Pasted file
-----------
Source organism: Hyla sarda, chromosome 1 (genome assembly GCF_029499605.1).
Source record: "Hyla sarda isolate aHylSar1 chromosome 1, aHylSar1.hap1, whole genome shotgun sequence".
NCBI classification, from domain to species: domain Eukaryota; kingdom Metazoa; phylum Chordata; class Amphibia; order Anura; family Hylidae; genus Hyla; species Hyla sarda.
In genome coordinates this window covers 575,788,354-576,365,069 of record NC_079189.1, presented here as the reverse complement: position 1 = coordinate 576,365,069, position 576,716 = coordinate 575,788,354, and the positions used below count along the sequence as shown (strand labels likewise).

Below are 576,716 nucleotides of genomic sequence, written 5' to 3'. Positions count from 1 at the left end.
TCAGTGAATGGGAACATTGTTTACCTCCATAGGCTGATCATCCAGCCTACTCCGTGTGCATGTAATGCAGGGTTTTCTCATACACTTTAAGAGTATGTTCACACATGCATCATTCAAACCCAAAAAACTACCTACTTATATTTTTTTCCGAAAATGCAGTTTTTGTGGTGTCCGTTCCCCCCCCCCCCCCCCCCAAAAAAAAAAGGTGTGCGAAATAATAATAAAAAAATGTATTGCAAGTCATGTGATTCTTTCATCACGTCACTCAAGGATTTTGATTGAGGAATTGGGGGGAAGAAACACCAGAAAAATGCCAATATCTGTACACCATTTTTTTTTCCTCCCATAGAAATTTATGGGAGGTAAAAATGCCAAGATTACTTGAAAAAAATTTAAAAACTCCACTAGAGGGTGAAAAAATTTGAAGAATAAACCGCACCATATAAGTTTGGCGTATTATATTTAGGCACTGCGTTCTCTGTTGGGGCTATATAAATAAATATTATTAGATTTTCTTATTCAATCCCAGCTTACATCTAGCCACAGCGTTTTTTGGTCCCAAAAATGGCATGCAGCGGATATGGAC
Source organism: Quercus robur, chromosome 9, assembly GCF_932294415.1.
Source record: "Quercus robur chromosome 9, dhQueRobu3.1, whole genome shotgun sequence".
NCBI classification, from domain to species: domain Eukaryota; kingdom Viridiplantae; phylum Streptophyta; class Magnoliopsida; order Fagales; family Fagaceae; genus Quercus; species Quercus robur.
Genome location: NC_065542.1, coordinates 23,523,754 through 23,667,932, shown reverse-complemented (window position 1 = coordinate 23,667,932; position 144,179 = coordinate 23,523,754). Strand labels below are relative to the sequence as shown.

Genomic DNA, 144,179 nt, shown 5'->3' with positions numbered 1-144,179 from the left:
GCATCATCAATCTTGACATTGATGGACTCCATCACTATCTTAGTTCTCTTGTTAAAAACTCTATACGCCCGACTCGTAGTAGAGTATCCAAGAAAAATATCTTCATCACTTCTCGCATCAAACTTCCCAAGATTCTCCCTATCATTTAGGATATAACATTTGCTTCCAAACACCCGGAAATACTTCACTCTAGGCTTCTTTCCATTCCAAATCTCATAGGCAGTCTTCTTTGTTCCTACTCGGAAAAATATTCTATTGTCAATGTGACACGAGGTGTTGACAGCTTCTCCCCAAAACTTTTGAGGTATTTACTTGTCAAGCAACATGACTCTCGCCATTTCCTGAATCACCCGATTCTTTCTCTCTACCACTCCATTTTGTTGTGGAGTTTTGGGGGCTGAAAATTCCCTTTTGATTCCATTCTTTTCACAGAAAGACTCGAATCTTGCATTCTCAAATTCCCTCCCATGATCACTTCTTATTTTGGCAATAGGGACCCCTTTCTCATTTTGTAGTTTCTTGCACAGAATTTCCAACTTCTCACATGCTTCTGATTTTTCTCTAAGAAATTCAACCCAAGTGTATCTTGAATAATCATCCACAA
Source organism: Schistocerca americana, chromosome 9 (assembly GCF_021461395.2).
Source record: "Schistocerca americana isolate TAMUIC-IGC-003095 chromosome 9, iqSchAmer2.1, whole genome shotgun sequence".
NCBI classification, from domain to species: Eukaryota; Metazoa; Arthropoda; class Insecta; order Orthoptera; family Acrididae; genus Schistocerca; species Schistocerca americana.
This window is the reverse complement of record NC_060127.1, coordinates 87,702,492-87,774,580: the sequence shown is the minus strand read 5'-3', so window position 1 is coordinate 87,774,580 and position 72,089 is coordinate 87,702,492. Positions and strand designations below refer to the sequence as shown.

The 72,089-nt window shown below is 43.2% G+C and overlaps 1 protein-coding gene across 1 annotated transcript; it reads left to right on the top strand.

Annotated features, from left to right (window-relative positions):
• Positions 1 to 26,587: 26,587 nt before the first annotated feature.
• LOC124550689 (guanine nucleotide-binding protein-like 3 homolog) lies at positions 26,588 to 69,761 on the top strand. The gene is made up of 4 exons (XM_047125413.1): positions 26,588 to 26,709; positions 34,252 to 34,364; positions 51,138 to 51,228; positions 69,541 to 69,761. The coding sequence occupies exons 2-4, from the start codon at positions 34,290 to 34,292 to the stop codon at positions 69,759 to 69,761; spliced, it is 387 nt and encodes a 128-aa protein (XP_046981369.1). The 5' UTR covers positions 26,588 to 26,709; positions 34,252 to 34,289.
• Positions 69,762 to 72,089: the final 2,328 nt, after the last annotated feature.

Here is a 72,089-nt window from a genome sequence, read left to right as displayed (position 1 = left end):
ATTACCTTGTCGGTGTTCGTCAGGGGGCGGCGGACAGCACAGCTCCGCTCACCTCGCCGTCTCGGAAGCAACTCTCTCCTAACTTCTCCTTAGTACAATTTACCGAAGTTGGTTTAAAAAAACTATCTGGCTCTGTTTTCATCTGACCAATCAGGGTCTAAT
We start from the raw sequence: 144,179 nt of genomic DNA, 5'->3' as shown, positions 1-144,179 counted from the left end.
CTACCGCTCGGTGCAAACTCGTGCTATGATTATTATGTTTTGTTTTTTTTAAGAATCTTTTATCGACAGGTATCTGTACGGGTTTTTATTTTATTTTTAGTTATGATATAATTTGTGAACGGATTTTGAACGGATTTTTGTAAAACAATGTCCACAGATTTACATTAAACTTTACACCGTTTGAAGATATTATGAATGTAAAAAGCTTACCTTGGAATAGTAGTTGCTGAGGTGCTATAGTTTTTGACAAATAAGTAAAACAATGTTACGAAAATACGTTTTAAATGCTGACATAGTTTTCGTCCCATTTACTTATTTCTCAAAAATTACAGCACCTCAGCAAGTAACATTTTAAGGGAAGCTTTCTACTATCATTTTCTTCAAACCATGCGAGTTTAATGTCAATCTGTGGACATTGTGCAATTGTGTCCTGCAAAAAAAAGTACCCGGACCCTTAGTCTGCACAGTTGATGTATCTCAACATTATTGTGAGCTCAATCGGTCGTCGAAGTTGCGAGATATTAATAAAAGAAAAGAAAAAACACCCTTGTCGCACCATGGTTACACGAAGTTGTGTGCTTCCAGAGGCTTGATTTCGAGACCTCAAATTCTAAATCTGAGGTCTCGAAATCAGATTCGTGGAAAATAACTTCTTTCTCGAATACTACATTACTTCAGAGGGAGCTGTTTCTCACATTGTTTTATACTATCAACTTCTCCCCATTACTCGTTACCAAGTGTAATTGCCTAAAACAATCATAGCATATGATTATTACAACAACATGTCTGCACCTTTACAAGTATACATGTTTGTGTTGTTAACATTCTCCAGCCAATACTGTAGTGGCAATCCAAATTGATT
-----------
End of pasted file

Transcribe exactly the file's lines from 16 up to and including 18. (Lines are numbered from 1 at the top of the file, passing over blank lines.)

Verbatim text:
This window is the reverse complement of record NC_060127.1, coordinates 87,702,492-87,774,580: the sequence shown is the minus strand read 5'-3', so window position 1 is coordinate 87,774,580 and position 72,089 is coordinate 87,702,492. Positions and strand designations below refer to the sequence as shown.

The 72,089-nt window shown below is 43.2% G+C and overlaps 1 protein-coding gene across 1 annotated transcript; it reads left to right on the top strand.

Annotated features, from left to right (window-relative positions):